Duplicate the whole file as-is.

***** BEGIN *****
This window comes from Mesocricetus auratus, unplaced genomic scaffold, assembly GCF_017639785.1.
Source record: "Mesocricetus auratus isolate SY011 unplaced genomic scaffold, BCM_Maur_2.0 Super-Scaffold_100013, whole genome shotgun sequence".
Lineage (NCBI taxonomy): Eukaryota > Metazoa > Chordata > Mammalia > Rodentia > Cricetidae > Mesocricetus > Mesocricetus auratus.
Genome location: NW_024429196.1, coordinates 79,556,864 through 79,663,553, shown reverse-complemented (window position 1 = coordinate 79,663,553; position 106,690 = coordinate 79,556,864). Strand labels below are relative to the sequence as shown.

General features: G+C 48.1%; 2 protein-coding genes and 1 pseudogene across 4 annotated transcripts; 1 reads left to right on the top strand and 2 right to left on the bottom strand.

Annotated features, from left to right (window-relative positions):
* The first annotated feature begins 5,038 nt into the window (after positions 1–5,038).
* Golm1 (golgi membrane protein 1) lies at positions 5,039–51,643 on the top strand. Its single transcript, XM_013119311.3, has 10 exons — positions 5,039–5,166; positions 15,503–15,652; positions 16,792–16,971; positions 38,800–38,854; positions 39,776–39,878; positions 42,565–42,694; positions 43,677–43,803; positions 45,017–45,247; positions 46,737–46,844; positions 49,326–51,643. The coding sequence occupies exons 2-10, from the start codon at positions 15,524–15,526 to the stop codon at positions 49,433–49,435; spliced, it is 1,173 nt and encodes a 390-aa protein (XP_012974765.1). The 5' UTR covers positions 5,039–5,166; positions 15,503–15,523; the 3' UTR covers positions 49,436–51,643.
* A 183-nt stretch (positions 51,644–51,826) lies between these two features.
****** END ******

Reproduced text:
This window comes from Mesocricetus auratus, unplaced genomic scaffold, assembly GCF_017639785.1.
Source record: "Mesocricetus auratus isolate SY011 unplaced genomic scaffold, BCM_Maur_2.0 Super-Scaffold_100013, whole genome shotgun sequence".
Lineage (NCBI taxonomy): Eukaryota > Metazoa > Chordata > Mammalia > Rodentia > Cricetidae > Mesocricetus > Mesocricetus auratus.
Genome location: NW_024429196.1, coordinates 79,556,864 through 79,663,553, shown reverse-complemented (window position 1 = coordinate 79,663,553; position 106,690 = coordinate 79,556,864). Strand labels below are relative to the sequence as shown.

General features: G+C 48.1%; 2 protein-coding genes and 1 pseudogene across 4 annotated transcripts; 1 reads left to right on the top strand and 2 right to left on the bottom strand.

Annotated features, from left to right (window-relative positions):
* The first annotated feature begins 5,038 nt into the window (after positions 1–5,038).
* Golm1 (golgi membrane protein 1) lies at positions 5,039–51,643 on the top strand. Its single transcript, XM_013119311.3, has 10 exons — positions 5,039–5,166; positions 15,503–15,652; positions 16,792–16,971; positions 38,800–38,854; positions 39,776–39,878; positions 42,565–42,694; positions 43,677–43,803; positions 45,017–45,247; positions 46,737–46,844; positions 49,326–51,643. The coding sequence occupies exons 2-10, from the start codon at positions 15,524–15,526 to the stop codon at positions 49,433–49,435; spliced, it is 1,173 nt and encodes a 390-aa protein (XP_012974765.1). The 5' UTR covers positions 5,039–5,166; positions 15,503–15,523; the 3' UTR covers positions 49,436–51,643.
* A 183-nt stretch (positions 51,644–51,826) lies between these two features.